The strength of the US dollar made this trip very affordable. I withdrew $300 Canadian from an ATM when I first arrived and only $258 USD was deducted from my account. Prices in Vancouver reminded me of San Francisco’s high prices — so it was a blessing the exchange rate worked in our favor.

I can’t wait to return to this magical city. And now I know… it’s just a quick hop north.

Post (and Pre) Travel Displacement: On Settling Down, Sort Of…

The wingtip of my plane leaving behind the northern coastline of Africa

When I was in my mid-20s, a couple of friends took me to a fancy white-tablecloth restaurant in Dallas. None of us knew it but men were required to wear a jacket in the dining room. We weren’t wearing proper clothing and so jackets were provided by the maître d’.

Mine was forest green and ill-fitting. I felt ridiculous. It didn’t bode well for the evening. I couldn’t shake off the feeling I didn’t belong, as if I had slipped in the back door. I felt out of place.

For different reasons — and certainly not as intensely — I’ve felt out-of-my-element since returning. Yes, it’s good to be back at home and seeing my friends. It’s lovely to be sharing a meal with Bill again. It’s pleasing to have the comfort of predictability, the pleasure of repeated tasks and these familiar surroundings…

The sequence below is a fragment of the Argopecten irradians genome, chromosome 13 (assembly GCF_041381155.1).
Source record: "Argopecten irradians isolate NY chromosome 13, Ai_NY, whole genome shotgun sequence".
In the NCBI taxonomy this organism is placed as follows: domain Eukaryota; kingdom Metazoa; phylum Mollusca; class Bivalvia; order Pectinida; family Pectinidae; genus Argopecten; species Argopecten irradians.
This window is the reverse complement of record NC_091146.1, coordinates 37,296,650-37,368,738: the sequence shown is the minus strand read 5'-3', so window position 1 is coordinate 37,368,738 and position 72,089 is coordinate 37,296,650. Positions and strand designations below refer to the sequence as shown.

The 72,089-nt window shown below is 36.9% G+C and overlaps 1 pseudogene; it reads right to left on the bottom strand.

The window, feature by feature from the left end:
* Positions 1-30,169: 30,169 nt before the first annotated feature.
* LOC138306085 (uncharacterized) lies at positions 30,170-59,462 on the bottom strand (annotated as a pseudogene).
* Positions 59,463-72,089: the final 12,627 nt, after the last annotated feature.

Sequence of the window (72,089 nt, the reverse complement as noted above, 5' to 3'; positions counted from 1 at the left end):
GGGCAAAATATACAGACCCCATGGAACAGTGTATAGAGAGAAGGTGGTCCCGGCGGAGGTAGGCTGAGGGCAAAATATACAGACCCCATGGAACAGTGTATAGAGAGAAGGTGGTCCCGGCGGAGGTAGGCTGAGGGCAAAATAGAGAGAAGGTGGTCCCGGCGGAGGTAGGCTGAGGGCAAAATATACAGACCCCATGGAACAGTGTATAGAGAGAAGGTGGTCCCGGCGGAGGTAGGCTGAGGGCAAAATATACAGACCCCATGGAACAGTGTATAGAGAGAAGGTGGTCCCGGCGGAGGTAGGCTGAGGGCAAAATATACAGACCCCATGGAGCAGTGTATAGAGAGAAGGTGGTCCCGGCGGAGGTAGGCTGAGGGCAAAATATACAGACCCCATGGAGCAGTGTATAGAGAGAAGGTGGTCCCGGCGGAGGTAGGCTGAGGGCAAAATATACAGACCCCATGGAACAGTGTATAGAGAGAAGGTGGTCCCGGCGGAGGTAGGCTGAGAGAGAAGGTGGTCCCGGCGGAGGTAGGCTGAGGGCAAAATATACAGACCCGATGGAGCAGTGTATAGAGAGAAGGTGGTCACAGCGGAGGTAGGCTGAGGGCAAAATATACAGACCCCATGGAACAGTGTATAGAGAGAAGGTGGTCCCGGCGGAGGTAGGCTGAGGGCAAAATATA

Is it because of the travel?

This period of travel in 2016— unprecedented in my life — has been extraordinary. It still seems unreal that by the time I return to teaching in August, I will have been away from home for three and a half months and traveled more than 58,000 miles. I’ve visited seven countries and have now been on every continent on the planet, save one: Antarctica.

But I’ve felt oddly disjointed since being back at home. I think my head is still somewhere in the clouds, headed to a new destination.

Because life has been hectic?